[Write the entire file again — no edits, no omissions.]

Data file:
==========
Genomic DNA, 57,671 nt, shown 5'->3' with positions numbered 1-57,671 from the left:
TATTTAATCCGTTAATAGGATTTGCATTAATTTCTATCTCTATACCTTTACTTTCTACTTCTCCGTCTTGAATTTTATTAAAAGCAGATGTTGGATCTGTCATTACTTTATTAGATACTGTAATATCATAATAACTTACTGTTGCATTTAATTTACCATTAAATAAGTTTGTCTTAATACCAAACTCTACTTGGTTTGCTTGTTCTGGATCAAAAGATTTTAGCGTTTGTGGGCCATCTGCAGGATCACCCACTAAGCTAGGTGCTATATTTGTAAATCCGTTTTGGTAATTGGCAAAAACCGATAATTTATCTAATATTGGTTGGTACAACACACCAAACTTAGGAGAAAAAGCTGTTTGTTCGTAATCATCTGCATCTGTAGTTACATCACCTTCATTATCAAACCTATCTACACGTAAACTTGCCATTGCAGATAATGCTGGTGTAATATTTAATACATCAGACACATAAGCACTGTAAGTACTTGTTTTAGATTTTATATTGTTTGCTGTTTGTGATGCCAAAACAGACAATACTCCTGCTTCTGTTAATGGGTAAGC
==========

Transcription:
Genomic DNA, 57,671 nt, shown 5'->3' with positions numbered 1-57,671 from the left:
TATTTAATCCGTTAATAGGATTTGCATTAATTTCTATCTCTATACCTTTACTTTCTACTTCTCCGTCTTGAATTTTATTAAAAGCAGATGTTGGATCTGTCATTACTTTATTAGATACTGTAATATCATAATAACTTACTGTTGCATTTAATTTACCATTAAATAAGTTTGTCTTAATACCAAACTCTACTTGGTTTGCTTGTTCTGGATCAAAAGATTTTAGCGTTTGTGGGCCATCTGCAGGATCACCCACTAAGCTAGGTGCTATATTTGTAAATCCGTTTTGGTAATTGGCAAAAACCGATAATTTATCTAATATTGGTTGGTACAACACACCAAACTTAGGAGAAAAAGCTGTTTGTTCGTAATCATCTGCATCTGTAGTTACATCACCTTCATTATCAAACCTATCTACACGTAAACTTGCCATTGCAGATAATGCTGGTGTAATATTTAATACATCAGACACATAAGCACTGTAAGTACTTGTTTTAGATTTTATATTGTTTGCTGTTTGTGATGCCAAAACAGACAATACTCCTGCTTCTGTTAATGGGTAAGC